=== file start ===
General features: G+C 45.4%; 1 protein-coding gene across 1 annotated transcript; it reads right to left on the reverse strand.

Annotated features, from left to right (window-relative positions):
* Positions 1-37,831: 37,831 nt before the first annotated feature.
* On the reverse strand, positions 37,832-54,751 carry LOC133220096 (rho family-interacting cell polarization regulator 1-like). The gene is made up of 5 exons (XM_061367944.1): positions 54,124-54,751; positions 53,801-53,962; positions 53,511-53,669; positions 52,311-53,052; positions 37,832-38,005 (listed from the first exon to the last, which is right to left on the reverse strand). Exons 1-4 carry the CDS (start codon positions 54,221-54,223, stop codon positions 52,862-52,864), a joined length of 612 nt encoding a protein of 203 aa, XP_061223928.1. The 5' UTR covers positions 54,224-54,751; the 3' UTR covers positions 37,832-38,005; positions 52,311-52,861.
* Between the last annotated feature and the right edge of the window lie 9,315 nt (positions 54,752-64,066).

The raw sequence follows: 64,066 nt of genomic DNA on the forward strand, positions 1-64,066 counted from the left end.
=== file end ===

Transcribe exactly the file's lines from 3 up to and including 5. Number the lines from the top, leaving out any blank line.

* Positions 1-37,831: 37,831 nt before the first annotated feature.
* On the reverse strand, positions 37,832-54,751 carry LOC133220096 (rho family-interacting cell polarization regulator 1-like). The gene is made up of 5 exons (XM_061367944.1): positions 54,124-54,751; positions 53,801-53,962; positions 53,511-53,669; positions 52,311-53,052; positions 37,832-38,005 (listed from the first exon to the last, which is right to left on the reverse strand). Exons 1-4 carry the CDS (start codon positions 54,221-54,223, stop codon positions 52,862-52,864), a joined length of 612 nt encoding a protein of 203 aa, XP_061223928.1. The 5' UTR covers positions 54,224-54,751; the 3' UTR covers positions 37,832-38,005; positions 52,311-52,861.
* Between the last annotated feature and the right edge of the window lie 9,315 nt (positions 54,752-64,066).